I actually have a local guy building my nightstands. They are actually going to be wall mounted with built in charger outlets and light switches. Wall mounted sconces above means more space to set a book, a bottle of water, etc.


I’m curious, was that place an Airbnb place? Did it have great reviews? If it did then it just supports my idea that you don’t need to have a well designed place to get 5 star reviews.

I now pack instant coffee on my trips as emergency back up.

I have a wall mounted table that folds up on one side of the bed and a night stand on the other side that works okay. I also have a air filter sitting on it. I also have wall mounted lights on each side. Your sound like they are going to be fantastic. Post pics when they are done please.

No way that is acceptable in a vacation rental. So many people say “we aren’t hotels.” But hotels sure know a lot more about what works design-wise than Airbnb hosts do.

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It was a VRBO listing. It has 4.7 star review. And was actually $1200 a night. I didn’t make the actual reservation so had no opportunity to leave a review. I would have given it 3 stars based on the fact that 95% of the things that really irked all of us are pretty easy fixes. Oh there were a few boards on the decks that were loose and curled up and created a pretty significant trip hazard. Oh, and I spent 20-30 minutes with a pair of kitchen scissors trimming a vine that ran all down the railing of the decks and down to the beach. The aesthetic of the vine wasn’t the issue, that fact that it had really sharp thorns right at toddler eye level was! We loved the location, it was in a great spot and we absolutely loved that aspect, but we are now looking for another place in the same area for spring break.


Same type of thing for me re cleaning with vinegar. I can’t stand the taste or smell of any kind of vinegar, so while I like to use natural products as much as possible, I’ll never use vinegar.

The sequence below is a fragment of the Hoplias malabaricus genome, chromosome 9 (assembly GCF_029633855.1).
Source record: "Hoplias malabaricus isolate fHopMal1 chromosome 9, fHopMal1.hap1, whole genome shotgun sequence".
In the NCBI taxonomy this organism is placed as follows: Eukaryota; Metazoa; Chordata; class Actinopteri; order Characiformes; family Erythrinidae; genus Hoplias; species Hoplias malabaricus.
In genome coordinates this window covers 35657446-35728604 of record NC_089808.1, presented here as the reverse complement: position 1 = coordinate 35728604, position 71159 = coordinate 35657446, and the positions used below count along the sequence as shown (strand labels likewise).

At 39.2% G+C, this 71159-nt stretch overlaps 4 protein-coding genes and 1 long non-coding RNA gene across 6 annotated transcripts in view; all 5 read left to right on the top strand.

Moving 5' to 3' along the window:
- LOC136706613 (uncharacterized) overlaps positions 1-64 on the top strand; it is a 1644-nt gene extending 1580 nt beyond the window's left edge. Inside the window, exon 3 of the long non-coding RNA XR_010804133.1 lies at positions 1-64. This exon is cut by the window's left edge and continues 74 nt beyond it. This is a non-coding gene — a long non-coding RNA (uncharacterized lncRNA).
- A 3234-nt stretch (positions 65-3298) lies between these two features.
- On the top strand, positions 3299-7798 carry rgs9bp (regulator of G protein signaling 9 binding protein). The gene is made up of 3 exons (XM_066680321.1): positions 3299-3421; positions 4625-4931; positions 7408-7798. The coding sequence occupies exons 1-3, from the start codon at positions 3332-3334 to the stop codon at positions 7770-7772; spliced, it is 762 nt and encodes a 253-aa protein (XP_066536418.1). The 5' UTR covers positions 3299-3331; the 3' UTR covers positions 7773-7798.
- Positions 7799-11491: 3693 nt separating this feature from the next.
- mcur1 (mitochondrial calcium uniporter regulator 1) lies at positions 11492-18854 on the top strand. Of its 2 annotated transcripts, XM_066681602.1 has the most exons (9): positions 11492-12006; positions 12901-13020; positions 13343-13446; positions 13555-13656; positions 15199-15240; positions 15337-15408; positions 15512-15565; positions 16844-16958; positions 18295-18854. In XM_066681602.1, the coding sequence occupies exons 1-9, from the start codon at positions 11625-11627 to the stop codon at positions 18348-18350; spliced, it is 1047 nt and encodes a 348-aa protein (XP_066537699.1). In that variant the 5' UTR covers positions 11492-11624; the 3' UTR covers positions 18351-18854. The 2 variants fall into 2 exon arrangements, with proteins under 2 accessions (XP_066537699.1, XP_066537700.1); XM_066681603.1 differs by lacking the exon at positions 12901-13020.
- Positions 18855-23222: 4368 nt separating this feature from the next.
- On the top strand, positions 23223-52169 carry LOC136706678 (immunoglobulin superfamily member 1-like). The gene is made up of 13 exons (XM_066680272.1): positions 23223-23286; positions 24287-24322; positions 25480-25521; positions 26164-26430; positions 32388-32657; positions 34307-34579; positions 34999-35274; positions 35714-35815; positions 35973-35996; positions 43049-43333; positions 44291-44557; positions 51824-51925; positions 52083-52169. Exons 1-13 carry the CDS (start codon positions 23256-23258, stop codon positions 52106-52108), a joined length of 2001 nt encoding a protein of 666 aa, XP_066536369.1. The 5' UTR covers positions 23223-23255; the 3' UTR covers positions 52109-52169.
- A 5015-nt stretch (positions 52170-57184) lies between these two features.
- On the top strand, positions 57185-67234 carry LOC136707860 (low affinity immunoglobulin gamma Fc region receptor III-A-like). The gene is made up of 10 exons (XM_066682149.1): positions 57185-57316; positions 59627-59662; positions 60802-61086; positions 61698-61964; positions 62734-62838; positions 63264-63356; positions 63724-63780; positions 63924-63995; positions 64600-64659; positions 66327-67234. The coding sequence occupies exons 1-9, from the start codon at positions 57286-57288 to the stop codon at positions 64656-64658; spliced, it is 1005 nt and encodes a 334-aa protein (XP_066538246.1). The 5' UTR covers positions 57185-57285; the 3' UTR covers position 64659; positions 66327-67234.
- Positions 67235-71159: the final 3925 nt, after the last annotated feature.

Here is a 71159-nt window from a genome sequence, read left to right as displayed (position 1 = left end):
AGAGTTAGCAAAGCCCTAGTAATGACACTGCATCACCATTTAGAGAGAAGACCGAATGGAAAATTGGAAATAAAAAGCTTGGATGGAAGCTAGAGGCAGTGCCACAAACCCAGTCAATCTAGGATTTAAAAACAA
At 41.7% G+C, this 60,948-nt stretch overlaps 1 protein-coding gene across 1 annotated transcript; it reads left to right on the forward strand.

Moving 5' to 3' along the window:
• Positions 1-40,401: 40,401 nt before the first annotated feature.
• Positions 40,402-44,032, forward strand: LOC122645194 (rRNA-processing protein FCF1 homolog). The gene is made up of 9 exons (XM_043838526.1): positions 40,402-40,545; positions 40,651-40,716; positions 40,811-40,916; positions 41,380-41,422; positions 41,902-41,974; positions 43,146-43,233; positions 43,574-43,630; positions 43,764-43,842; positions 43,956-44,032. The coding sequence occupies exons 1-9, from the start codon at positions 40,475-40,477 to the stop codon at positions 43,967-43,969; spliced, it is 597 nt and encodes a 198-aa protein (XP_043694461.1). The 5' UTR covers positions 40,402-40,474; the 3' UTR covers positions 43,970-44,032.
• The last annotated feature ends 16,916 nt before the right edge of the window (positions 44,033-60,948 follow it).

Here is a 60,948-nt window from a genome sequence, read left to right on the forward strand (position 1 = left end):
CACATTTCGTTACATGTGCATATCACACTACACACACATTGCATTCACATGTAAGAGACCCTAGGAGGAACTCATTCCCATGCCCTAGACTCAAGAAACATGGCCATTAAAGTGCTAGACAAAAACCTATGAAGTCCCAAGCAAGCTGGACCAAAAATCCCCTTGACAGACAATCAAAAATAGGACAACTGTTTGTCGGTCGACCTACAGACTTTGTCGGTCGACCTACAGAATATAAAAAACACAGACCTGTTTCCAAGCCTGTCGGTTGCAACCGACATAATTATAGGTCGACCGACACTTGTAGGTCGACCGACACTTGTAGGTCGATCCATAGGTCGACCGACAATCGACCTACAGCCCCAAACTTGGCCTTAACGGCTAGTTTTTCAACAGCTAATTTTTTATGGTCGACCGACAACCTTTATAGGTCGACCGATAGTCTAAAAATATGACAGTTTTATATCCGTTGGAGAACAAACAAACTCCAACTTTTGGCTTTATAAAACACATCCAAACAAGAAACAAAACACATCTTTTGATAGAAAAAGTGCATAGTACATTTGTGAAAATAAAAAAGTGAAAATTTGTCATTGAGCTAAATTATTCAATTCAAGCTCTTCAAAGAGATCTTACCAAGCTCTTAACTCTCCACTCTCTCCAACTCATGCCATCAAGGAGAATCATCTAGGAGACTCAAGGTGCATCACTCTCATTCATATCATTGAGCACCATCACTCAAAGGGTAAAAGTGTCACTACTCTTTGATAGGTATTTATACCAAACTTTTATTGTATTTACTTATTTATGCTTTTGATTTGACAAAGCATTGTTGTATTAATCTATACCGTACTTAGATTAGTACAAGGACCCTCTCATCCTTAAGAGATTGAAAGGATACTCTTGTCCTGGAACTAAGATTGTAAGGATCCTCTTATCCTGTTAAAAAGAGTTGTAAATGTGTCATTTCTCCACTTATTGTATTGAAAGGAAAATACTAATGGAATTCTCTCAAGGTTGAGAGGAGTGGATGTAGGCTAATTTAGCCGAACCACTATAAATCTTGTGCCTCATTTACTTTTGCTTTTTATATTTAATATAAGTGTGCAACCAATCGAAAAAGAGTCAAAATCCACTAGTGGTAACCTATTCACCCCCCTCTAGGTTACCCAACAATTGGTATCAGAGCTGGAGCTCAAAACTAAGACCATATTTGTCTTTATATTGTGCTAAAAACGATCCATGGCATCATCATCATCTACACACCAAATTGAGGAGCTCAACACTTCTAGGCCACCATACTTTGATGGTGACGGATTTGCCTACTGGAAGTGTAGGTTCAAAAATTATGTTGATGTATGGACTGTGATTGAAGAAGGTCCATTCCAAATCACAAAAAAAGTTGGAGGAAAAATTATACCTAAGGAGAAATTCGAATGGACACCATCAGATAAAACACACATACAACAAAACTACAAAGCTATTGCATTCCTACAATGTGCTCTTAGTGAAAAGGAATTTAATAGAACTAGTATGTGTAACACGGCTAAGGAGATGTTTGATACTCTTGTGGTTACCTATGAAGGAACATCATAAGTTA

I have always used colored sheets- they go with my eclectic and colorful decor and not only have I never had any sort of complaint (and all 5* reviews), some guests have mentioned how great the bed was in their reviews. I’ve even put little patches on tiny holes in an otherwise perfectly good sheet, and had a guest say how cute that was.

Tiny bedside tables- that was some design trend back about 10-15 years ago. There was no space for anything but a small lamp. I have a hilarious newspaper article I cut out back then from the"Homes" section of the Vancouver Sun, where the writer went on about the absurdity of it. What humans don’t need space beside the bed for their book, their glasses, their jewelry, and a lamp? And the ones who don’t even provide bedside lamps? Does it never occur to them that even if guests don’t read in bed, maybe they have to get up and go to the bathroom in the middle of the night?

Or there’s a table, and a lamp, but it’s too low to read by.

And since I had my house built from scratch, the shower stalls not only have a shelf for shampoo, etc, they have small built-in benches at the perfect height for women to put their foot on to shave their legs. (Shower sex aid, too :stuck_out_tongue_winking_eye:) There’s no excuse for nowhere to put your shampoo and soap but on the shower floor- if you don’t want to get fancy, you can just buy one of those holders that hang over the shower head arm. They only cost a few bucks.


So it depends on who you want to attract. We get lots of weekends but then often weeks or months at a time, especially over the winter when our rates go down. Our longer term guests really appreciate all the kitchen stuff we provide while our weekend guests barely use the microwave! All appreciate that it is comfortable, super clean and has things that make visiting easy like little racks in the bedroom closet to put a suitcase on. Longer stays appreciate the dressers while short stays I would be surprised if they unpack beyond toiletries.


Evelyn was one of the first bloggers I ever read. She had some good content.

If a place accepts children, they should at least have a bunch of stuff to entertain kids. Washable markers and coloring books, games, puzzles, dolls, block sets, big Lego etc. A friend who hosts had a set where you build all these ramps and stuff and send marbles down the chute. It was something that had belonged to her son, who was by then a teenager. Guests told her that set entertained their kid for hours. (Although marbles would be a choking hazard for toddlers).

When my kids were young, I never had a TV at home, I really didn’t want them to be TV kids and I don’t watch TV myself. But if I were stuck indoors with toddlers for 3 days on vacation, whatever toys I’d brought along they’d probably get bored of, so having a toy box full of stuff that was new to them would be a parent-helper, for sure.